Satsuma Rebellion

From Academic Kids

The Satsuma Rebellion (Seinan Sensō 西南戦争, 'Southwestern War') was a revolt of the Satsuma clan samurai against the Imperial Japanese Army.

The samurai of Satsuma had grown dissatisfied with the direction the government was taking. The modernization of the country was resulting in the dismantling of feudalism: stripping the emperor of official power and destroying the traditional social structure. Perhaps more importantly to the samurai the dismantling of feudalism also meant the abolition of their social status, privileges and power, and undermined their financial position. The rebellion was led by Saigo Takamori, who a few years earlier, had been a leader in the government and who, as field marshal, had actually been responsible for forming the government army that he now opposed. Saigo had supported the reforms in the beginning. But when the privileges of his own samurai class were abandoned, his conservative and traditionalist character caused him to side with his class rather than the national government.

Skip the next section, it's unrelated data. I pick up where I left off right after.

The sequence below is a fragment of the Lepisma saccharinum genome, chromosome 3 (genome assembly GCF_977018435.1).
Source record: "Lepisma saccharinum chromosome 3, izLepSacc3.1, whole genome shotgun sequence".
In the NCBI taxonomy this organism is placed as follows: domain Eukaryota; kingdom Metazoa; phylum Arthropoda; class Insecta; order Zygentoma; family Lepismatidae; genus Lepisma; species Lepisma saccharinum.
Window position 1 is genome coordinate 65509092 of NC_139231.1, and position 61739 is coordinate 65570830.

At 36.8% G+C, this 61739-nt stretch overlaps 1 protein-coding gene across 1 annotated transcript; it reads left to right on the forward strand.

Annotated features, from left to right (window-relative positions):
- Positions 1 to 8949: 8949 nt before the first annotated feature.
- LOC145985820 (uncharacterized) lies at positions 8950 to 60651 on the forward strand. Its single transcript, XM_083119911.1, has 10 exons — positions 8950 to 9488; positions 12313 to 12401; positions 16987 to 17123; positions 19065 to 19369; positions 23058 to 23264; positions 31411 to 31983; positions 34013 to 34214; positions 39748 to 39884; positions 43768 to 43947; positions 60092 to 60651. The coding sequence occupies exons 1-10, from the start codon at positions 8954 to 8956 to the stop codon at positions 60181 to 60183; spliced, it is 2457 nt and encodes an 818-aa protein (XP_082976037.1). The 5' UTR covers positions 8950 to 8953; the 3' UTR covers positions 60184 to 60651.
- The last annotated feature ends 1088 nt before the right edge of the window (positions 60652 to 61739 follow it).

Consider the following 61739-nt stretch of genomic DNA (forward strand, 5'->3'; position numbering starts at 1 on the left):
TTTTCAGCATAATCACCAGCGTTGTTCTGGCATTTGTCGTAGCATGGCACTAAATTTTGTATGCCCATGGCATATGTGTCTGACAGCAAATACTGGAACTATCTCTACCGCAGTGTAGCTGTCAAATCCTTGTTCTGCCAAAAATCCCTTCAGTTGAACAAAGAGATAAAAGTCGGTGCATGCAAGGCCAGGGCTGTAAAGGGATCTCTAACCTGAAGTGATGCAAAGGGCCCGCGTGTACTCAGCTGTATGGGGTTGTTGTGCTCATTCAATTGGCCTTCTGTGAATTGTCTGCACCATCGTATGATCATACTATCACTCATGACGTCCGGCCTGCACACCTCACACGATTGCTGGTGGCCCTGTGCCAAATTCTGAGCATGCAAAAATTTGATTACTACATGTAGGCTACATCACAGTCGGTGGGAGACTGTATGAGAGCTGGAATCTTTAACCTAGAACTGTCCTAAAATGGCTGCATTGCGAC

In January 1877, the government sent a naval unit to disarm Kagoshima, a key city in the Satsuma domain. The unit was attacked by Saigo and his men. Saigo's samurai forces fought with some modern firearms (as well as traditional weapons) but his military tactics were traditional and antiquated. In February, Saigo and his army of 25,000-40,000 men besieged the government garrison in the city of Kumamoto. The siege of Kumamoto is considered by historians a major tactical blunder on Saigo's part as it allowed time for the government to attack with 300,000 soldiers. The rebel samurai managed a kill ratio of 2 to 1 but were heavily outnumbered. The battle lasted six weeks, and lowered the number of Saigo's men to 300-400. Saigo and his remaining samurai were pushed back to Kumamoto where, in a final battle, the Battle of Shiroyama, Saigo committed seppuku before he could be captured in September 24, 1877.

The crushing of the Satsuma Rebellion cost the government greatly financially. This rebellion was also the end of the samurai class. Saigo Takamori was labeled as a tragic hero by the people and 10 years later the Japanese government pardoned and promoted him posthumously to highest honors.

The movie The Last Samurai is loosely based on the events of the Satsuma Rebellion.

Further reading

Henshall, K. (2001). A History of Japan: From Stone Age to Superpower. New York City, NY: St. Martin's Press. ISBN 0-312-23370-1

ja:西南戦争 de:Satsuma-Rebellion

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